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Mbeki should have taken the nation to his confidence …

INEVITABLY, the decision by the ANC’s national executive committee to recall former president Thabo Mbeki was always going to be controversial. But perhaps, depending on which school of thought you come from, it has exposed some deep-seated fault lines in our body politic that will help the country as it continues molding a new society from the debris of the apartheid edifice.

That, two weeks after the watershed decision, the debate over whether this was in the national interest is raging is understandable. Never in the country’s nascent democracy has there been such a single event that triggers such a gamut of emotions. From the chattering classes to those who are at the lowest rungs of society, this is the only talking point.

As expected, many people are wondering what will happen to Thabo Mbeki. Will he simple disappear from the country’s political theatre? Will he follow his King Lea inspired advice to Madiba that that the sage retire to rural Qunu in the Eastern Cape ‘to tell old tales, and laugh at gilded butterflies and hear poor rogues talk of court news’?
There is nothing wrong with a nation talking with itself – there is nothing wrong with introspection at a time like this.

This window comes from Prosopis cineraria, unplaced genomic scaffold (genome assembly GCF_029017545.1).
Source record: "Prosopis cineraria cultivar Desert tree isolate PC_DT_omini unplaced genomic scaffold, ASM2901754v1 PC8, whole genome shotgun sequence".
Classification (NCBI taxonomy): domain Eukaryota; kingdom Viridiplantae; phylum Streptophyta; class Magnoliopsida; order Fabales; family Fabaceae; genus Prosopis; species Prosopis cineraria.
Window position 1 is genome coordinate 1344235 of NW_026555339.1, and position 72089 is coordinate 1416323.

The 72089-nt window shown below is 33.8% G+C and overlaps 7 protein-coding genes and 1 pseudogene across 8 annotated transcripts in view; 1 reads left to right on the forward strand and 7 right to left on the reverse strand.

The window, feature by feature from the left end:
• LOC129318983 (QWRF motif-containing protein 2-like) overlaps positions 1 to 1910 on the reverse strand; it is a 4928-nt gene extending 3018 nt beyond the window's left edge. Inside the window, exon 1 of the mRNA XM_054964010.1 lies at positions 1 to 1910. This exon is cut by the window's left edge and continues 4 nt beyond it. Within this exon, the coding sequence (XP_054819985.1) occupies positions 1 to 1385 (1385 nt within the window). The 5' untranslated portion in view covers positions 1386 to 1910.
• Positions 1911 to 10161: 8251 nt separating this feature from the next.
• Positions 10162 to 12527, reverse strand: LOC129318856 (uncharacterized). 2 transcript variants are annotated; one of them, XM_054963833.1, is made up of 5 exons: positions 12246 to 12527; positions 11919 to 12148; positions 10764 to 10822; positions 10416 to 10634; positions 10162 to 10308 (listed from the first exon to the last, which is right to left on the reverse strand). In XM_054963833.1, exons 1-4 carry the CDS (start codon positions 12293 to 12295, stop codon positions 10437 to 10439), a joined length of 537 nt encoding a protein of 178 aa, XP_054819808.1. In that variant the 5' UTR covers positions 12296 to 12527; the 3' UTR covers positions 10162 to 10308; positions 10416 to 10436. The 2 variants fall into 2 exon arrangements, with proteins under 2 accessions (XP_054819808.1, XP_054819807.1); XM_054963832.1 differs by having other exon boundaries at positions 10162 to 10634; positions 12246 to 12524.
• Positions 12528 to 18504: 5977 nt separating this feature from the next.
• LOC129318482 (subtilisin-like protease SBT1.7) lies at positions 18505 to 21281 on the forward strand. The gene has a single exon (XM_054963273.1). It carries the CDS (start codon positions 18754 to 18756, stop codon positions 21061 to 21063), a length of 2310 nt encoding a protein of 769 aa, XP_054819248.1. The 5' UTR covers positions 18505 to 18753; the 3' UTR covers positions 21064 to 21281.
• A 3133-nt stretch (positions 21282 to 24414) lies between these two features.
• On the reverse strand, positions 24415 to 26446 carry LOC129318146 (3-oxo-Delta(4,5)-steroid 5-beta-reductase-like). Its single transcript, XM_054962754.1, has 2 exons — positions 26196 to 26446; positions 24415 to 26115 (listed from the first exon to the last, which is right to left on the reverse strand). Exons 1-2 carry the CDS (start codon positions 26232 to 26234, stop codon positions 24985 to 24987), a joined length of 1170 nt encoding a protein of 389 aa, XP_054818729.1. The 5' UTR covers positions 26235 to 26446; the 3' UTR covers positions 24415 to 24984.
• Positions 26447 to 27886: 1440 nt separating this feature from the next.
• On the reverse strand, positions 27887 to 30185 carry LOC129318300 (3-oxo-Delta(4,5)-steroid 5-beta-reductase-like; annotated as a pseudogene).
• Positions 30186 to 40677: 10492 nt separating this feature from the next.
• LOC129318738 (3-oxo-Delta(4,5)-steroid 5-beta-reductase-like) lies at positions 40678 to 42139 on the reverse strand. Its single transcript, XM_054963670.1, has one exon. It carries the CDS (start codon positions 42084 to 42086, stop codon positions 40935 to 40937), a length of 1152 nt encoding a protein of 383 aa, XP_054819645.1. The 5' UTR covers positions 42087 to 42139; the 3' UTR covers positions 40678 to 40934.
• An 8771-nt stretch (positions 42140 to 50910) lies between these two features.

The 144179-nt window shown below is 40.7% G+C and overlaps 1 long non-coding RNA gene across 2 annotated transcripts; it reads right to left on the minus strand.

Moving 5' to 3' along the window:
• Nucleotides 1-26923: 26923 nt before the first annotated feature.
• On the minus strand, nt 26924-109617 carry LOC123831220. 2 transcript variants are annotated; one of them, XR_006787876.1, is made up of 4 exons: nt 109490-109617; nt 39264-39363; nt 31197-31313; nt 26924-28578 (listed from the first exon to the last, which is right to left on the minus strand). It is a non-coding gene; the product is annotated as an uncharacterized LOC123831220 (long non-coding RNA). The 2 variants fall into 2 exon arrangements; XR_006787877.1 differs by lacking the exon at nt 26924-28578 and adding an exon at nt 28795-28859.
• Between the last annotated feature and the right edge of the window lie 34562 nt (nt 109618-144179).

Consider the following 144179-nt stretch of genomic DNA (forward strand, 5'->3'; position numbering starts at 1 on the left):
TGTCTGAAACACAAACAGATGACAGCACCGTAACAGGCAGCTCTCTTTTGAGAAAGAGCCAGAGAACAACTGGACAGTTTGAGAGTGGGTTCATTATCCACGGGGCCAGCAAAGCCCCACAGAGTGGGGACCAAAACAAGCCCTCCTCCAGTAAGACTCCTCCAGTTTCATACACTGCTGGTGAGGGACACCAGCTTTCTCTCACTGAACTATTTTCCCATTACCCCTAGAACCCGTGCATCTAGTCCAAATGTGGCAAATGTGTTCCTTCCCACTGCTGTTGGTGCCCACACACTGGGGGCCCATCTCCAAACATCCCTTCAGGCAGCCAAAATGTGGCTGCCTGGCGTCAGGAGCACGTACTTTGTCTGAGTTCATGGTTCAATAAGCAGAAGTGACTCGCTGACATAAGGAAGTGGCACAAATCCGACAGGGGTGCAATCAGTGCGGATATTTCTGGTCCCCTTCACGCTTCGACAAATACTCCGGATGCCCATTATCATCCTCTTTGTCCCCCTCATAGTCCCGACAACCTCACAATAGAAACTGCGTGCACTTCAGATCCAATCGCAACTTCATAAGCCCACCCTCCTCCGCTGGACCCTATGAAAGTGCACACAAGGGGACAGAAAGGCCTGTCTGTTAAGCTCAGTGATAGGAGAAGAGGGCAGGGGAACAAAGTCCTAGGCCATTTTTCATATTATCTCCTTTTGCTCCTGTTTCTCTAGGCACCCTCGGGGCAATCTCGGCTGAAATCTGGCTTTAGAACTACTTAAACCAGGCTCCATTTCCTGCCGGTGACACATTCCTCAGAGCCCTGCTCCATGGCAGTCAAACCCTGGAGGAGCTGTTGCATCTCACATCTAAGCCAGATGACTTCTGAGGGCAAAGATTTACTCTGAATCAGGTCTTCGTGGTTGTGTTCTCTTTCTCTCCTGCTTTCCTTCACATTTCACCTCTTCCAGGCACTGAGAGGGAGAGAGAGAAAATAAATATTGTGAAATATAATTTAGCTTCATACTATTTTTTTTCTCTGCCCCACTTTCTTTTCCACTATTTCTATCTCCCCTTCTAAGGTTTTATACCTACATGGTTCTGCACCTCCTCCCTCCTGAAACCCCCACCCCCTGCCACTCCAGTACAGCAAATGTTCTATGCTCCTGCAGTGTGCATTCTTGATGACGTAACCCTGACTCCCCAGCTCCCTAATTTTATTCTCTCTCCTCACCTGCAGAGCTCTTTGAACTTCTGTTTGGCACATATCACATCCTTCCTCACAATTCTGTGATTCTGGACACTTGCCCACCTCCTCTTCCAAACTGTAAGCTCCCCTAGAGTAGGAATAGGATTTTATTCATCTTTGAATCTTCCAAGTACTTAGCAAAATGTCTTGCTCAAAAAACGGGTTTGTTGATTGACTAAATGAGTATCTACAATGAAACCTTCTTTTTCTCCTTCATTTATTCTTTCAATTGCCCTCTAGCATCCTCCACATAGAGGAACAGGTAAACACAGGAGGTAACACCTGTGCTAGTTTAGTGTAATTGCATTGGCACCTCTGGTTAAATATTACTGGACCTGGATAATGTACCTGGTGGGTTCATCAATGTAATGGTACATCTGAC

That is exactly what we all did in June 2005 when Mbeki found strength and courage from the inferences of a high court judge to justify his belief that Jacob Zuma’s position in the cabinet had become untenable. At the time, the world applauded Mbeki and indeed the Judge Hillary Squires’s judgment had roasted JZ’s goose.

While the hoi-polloi disagreed, the upper middle class thought reason had prevailed. In truth however, Zuma’s axing did more to boot out an outsider than cleanse our government of a man whose position had become untenable. He was also a victim of the G8 conference in Glen Eagles. Things have gone pear shaped since then. Once again the nation is talking.

But there is one thing I fail to understand about Mbeki – especially his reasoning. Long before returning from exile, it was always clear that Mbeki’s fate was not in the hands of the general membership of the ANC. He was never popular. In fact many thought he got away with too many things while other comrades were severely clobbered by the leadership for not walking the straight and narrow line at the time when a minor cock up could cost lives.

Today, MK cadres — resting on JZ’s bosoms – tell any reporter who is prepared to grant them an ear that they felt T’bose was a law unto himself. They thought he took advantage of OR’s soft spot for him and often marched out of step with the rest of the cadres. TM’s rise to power and his triumph in the 1993 elective conference in Durban did not come as a result of his popularity among the rank and file. Other popular leaders did his bidding. His bulldogs intimidated all contenders and publicly humiliated dissenters. With many of the potential rivals out of the way, the tragic death of SACP secretary Chris Hani only served to accelerate his ascent to power. His clean sweep at the Mafikeng conference in 1997 also came from the popularity of his backers like JZ, Winnie Madikizela-Mandela and others.